In 1937 Germany, during the rise of Nazism, Dietrich Bonhoeffer, wrote his book, The Cost of Discipleship, challenging people to recognize that being a Christian, a follower of Jesus, had implications on your daily life.

Today, we must be careful not to follow into the trap of the Gospel of success, if you are faithful to Jesus you will be blest with wealth, and prosperity. Sorry folks, that is not the case. Jesus was telling us rather that the way of the disciple may well be at times be hard.

In the second situation, it is Jesus that says to another, Follow me and it is the individual who says, “Lord, first let me go and bury my father.”  Sounds like a reasonable request. One commentator mentions though that this could have been a broader reference to, let me wait till my father passes away, then I will be free to follow you. But Jesus says then, “Let the dead bury their own dead; but as for you, go and proclaim the kingdom of God.” Another overstatement to make a point.

The Kingdom of God is so important that the disciple has to set his priorities, and proclaiming the vision of the reign of God, has to come first. Jesus’ disciples are to make it loud and clear, by what they say and by what they do, that God’s reign is near and that happens as each disciple, that is each one of us, lives it!

In the Gazette this week, there was a write up on the executive director of Action Refugiés Montréal, Paul Clarke, who went from being a banker to working with refugees. It was a beautiful testimony of a man’s journey of discipleship, of following Jesus. He mentions that at his church, at the beginning of the service they are asked to put their hands on their lap and think of what their hands have done in the past week to help others or to make the world a better place.  Imagine if we ask ourselves that question every night?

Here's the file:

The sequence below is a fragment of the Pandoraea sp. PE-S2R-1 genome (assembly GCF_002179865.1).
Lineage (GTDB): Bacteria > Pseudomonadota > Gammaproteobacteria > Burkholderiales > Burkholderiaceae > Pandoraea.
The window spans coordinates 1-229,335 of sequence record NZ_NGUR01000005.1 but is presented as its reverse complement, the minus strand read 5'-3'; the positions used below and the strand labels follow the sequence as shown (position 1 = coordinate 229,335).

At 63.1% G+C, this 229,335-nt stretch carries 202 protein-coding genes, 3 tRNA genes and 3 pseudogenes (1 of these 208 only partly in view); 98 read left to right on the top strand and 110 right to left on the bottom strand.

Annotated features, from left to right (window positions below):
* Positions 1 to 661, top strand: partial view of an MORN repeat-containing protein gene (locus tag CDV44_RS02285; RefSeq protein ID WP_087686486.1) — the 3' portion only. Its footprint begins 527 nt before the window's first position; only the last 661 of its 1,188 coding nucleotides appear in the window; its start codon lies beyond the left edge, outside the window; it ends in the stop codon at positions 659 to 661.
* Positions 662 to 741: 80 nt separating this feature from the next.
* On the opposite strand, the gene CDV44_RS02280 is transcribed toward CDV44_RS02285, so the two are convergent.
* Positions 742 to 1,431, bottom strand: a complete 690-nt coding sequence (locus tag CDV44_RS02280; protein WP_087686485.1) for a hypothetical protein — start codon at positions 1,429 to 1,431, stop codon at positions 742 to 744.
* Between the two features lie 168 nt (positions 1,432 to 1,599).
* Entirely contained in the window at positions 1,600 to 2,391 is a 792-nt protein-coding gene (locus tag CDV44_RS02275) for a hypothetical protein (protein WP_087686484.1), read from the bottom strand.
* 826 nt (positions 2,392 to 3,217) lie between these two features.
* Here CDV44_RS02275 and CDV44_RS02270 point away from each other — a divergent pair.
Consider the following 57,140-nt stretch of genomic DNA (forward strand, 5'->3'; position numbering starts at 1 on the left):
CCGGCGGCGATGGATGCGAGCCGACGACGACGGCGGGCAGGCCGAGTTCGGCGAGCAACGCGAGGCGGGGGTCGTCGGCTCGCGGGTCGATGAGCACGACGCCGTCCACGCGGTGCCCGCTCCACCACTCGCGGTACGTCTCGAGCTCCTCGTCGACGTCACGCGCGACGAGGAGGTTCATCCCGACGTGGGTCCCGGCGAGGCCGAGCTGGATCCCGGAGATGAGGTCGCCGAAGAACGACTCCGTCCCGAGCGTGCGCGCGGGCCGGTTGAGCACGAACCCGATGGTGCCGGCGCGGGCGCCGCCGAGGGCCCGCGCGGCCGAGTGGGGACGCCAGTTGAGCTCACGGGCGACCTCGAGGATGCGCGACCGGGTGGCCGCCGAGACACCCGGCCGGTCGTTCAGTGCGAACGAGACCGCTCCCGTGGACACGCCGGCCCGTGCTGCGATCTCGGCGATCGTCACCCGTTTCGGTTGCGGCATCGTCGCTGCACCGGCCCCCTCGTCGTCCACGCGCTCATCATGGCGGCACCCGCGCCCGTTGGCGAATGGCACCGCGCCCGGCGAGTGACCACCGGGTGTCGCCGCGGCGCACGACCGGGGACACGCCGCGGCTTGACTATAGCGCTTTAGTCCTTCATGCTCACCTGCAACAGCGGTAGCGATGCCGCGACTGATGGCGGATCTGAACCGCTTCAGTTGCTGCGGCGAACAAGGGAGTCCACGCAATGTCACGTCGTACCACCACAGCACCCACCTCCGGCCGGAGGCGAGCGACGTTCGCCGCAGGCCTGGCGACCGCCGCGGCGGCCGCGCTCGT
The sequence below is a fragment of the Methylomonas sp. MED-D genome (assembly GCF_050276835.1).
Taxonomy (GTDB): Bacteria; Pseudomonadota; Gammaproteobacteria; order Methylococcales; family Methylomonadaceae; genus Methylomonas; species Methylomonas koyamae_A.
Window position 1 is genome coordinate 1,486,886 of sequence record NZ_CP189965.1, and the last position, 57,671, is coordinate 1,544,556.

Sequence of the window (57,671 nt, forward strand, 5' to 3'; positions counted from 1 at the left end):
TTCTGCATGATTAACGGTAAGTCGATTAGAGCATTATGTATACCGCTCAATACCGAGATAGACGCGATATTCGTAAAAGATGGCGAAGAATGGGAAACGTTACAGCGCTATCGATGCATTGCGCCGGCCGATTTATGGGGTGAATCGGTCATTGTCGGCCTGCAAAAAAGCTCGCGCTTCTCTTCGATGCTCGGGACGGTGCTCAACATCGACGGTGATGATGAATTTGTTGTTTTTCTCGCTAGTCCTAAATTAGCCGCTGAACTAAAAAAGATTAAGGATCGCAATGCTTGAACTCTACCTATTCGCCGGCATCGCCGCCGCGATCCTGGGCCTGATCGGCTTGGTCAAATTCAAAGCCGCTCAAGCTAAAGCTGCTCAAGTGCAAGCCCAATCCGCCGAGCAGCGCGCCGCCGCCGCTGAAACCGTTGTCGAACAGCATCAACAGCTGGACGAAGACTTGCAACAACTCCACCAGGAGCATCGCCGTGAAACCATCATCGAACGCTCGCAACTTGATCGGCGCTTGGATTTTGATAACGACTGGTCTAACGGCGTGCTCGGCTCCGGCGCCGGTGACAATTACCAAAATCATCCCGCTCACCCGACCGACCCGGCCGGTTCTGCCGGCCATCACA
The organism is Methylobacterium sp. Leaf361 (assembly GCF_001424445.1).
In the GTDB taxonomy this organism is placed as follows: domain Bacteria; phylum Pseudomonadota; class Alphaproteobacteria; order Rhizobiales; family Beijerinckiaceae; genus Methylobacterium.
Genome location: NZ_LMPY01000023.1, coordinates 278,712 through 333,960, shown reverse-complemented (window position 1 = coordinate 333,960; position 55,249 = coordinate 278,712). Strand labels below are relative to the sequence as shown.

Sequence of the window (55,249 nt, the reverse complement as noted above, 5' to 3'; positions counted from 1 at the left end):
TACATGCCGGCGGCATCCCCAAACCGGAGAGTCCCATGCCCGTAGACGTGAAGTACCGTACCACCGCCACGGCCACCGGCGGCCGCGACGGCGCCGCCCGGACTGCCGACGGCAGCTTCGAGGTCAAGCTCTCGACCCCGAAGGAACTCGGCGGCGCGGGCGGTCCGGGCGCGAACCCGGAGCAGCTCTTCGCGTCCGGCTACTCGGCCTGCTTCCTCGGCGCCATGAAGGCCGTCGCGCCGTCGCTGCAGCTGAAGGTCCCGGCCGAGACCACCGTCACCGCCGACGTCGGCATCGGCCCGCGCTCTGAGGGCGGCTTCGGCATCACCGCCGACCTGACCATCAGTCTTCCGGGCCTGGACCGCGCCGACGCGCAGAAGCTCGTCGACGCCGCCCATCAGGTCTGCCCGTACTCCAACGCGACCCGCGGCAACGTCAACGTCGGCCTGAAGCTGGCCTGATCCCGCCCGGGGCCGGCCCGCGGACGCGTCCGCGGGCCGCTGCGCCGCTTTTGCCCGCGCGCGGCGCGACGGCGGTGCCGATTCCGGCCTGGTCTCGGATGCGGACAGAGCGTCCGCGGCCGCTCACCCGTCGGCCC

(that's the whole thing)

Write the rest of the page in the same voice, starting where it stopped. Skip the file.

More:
Jesus call us as disciples to recognize that the way is not always easy, it can be hard. Jesus also call us to proclaim the reign of God by what we do and say. We are to live out a vision of a better world, that is what the reign of God is all about and that is what it means to proclaim the Kingdom of God! LIVING IT IS TO PROCLAIM IT!

Now the last teaching on discipleship has once again someone say to Jesus, “I will follow you, Lord; but he adds, let me first say farewell to those at my home.” Again this sounds reasonable…Jesus’ response though is clear, “No one who puts a hand to the plow and looks back is fit for the kingdom of God.” Overstatement number 3 to make a point.

I have never plowed a field behind cattle. The closest I have come to it, is using a rototiller to plow up a garden, but it is close enough. You cannot let yourself get distracted. If you do, your line will be all crooked. But Jesus is really not talking about farming. He is talking about discipleship, following him. You cannot spend your time looking back, you have to look forward to the reign of God.

This so important for us. We cannot spend our time looking back with nostalgia to what the Church was in her glory days. Sorry friends, those days are over. If we want to follow Jesus, we need to be looking to the future and what we are called to be NOW, TODAY, as disciples of Jesus. Yesterdays answers were yesterdays answers. Today and tomorrow’s answers will be where the Spirit leads, because the Spirit will lead us if we look forward to the Reign of God.

There is a contemporary hymn that I would like to read a couple of verses to that captures beautifully the vision we are called to live towards.

Beyond a dying sun I saw a vison on the sea, of golden sails full billowed on the wind. And echoing above the waves a voice called after me, God’s dwelling place is with you till the end. I see a new world coming where everyone is free! And all shall be God’s people in justice, love and peace.

Though hatred rages on the wind and wars defile the land, I see those golden sails still coming strong, for through the eyes of faith still shines the vision of the Lamb, and over weary earth there rings this song.

I see a new world coming where everyone is free! And all shall be God’s people in justice, love and peace.